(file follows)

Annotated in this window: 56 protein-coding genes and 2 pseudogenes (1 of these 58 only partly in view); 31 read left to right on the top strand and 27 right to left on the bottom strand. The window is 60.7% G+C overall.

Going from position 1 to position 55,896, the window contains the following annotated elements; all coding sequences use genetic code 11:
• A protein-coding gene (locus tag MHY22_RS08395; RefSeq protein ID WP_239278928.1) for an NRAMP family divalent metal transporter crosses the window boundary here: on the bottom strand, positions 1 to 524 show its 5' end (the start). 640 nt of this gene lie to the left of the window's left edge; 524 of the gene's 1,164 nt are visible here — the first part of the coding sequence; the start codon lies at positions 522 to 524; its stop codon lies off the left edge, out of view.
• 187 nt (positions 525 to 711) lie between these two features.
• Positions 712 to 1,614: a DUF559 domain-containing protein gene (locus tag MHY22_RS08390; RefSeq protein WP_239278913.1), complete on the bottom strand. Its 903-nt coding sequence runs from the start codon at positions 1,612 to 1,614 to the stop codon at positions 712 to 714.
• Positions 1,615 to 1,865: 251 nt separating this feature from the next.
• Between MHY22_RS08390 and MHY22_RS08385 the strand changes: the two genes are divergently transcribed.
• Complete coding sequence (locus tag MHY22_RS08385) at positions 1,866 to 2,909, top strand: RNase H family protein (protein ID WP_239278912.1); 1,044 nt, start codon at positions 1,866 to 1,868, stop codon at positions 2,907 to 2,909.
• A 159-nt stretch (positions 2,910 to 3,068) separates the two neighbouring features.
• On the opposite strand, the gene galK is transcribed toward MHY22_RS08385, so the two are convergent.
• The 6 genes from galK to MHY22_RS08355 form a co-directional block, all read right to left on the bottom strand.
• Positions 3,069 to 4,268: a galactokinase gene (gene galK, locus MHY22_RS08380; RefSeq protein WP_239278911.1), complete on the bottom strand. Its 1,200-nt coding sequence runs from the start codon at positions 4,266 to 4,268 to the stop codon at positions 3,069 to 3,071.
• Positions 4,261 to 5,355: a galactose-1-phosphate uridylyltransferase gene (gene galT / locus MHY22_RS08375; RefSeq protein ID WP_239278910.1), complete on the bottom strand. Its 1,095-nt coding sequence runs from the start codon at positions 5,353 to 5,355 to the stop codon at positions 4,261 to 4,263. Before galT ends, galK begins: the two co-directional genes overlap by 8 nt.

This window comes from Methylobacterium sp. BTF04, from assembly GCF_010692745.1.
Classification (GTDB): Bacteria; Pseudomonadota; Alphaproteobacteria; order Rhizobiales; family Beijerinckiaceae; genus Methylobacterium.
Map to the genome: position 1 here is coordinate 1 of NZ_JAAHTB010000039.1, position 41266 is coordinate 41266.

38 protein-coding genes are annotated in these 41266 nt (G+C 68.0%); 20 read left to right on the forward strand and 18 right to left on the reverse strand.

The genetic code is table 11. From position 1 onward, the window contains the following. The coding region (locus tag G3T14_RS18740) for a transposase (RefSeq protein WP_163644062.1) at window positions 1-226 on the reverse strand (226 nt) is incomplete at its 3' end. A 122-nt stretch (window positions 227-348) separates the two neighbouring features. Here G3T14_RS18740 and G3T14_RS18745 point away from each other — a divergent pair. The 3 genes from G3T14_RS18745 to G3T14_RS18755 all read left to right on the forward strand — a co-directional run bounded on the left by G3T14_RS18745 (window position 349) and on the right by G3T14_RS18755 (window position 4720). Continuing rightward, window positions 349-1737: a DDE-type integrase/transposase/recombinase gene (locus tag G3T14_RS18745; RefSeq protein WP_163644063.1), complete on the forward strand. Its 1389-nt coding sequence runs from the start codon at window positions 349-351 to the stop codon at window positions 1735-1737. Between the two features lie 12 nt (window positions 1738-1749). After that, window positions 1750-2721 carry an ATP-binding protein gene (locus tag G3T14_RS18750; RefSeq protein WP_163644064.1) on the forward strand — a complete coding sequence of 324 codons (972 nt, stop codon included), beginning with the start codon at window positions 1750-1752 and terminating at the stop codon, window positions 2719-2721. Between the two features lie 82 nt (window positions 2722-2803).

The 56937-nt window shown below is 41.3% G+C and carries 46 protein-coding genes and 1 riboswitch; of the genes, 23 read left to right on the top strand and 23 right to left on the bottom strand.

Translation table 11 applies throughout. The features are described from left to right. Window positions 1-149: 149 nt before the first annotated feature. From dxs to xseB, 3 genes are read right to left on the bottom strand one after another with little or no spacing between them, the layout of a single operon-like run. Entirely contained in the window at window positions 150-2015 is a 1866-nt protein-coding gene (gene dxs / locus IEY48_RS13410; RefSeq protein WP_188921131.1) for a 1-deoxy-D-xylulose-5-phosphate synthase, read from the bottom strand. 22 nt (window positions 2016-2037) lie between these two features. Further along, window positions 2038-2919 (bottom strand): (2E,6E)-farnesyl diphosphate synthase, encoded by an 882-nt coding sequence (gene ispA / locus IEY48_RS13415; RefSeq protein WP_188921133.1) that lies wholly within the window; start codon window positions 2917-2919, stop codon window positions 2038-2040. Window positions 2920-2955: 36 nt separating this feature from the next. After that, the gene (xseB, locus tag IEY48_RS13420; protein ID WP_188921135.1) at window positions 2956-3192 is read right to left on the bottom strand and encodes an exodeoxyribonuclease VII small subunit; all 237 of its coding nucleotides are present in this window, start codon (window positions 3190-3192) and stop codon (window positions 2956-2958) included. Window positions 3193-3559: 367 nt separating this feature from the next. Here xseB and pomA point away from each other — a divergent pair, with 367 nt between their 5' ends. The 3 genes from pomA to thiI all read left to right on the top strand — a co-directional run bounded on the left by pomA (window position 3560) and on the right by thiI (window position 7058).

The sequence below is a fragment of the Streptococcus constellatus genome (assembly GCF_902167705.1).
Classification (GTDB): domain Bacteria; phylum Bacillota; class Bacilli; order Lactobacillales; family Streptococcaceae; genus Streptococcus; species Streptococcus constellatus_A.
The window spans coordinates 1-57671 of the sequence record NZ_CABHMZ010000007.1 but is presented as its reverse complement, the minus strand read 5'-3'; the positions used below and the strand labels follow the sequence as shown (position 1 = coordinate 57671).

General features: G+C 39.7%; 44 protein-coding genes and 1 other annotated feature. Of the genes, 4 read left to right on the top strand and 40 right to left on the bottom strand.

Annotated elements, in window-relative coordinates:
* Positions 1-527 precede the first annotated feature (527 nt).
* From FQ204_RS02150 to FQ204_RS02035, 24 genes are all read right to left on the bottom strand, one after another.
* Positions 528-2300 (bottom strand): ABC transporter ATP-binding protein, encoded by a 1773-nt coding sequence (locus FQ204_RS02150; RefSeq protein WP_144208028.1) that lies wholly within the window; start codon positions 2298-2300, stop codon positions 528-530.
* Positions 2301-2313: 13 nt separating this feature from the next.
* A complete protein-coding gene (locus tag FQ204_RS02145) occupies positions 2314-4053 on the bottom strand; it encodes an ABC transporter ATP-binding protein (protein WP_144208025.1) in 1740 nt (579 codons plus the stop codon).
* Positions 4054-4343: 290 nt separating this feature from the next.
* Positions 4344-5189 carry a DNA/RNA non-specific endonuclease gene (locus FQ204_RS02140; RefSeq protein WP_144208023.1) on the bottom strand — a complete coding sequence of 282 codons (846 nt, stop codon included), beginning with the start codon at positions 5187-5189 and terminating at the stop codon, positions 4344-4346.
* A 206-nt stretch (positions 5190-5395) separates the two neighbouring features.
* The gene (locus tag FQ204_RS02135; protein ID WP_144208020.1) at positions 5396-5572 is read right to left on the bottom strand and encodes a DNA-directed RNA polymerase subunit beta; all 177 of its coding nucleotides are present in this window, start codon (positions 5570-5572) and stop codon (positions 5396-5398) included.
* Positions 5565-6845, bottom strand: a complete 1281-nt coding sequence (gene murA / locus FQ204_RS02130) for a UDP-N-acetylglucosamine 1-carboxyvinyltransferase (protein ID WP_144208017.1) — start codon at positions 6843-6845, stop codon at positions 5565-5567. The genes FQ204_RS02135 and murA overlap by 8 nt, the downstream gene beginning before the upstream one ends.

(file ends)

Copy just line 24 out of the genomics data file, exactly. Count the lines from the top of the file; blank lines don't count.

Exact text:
General features: G+C 39.7%; 44 protein-coding genes and 1 other annotated feature. Of the genes, 4 read left to right on the top strand and 40 right to left on the bottom strand.